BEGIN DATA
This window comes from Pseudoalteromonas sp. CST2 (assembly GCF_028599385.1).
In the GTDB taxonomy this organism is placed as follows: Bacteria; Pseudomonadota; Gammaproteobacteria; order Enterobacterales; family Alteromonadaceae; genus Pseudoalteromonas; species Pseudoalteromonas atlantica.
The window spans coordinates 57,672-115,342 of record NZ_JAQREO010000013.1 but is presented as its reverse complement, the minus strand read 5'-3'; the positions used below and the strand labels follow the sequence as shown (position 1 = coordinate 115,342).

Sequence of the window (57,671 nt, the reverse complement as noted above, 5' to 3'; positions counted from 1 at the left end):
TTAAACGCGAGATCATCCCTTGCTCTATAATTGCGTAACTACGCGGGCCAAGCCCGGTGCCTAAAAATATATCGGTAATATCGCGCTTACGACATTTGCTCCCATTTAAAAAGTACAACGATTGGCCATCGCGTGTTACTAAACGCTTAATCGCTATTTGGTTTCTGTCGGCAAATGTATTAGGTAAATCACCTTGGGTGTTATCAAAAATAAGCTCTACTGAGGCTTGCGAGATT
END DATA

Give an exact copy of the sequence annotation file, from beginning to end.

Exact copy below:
This window comes from Pseudoalteromonas sp. CST2 (assembly GCF_028599385.1).
In the GTDB taxonomy this organism is placed as follows: Bacteria; Pseudomonadota; Gammaproteobacteria; order Enterobacterales; family Alteromonadaceae; genus Pseudoalteromonas; species Pseudoalteromonas atlantica.
The window spans coordinates 57,672-115,342 of record NZ_JAQREO010000013.1 but is presented as its reverse complement, the minus strand read 5'-3'; the positions used below and the strand labels follow the sequence as shown (position 1 = coordinate 115,342).

Sequence of the window (57,671 nt, the reverse complement as noted above, 5' to 3'; positions counted from 1 at the left end):
TTAAACGCGAGATCATCCCTTGCTCTATAATTGCGTAACTACGCGGGCCAAGCCCGGTGCCTAAAAATATATCGGTAATATCGCGCTTACGACATTTGCTCCCATTTAAAAAGTACAACGATTGGCCATCGCGTGTTACTAAACGCTTAATCGCTATTTGGTTTCTGTCGGCAAATGTATTAGGTAAATCACCTTGGGTGTTATCAAAAATAAGCTCTACTGAGGCTTGCGAGATT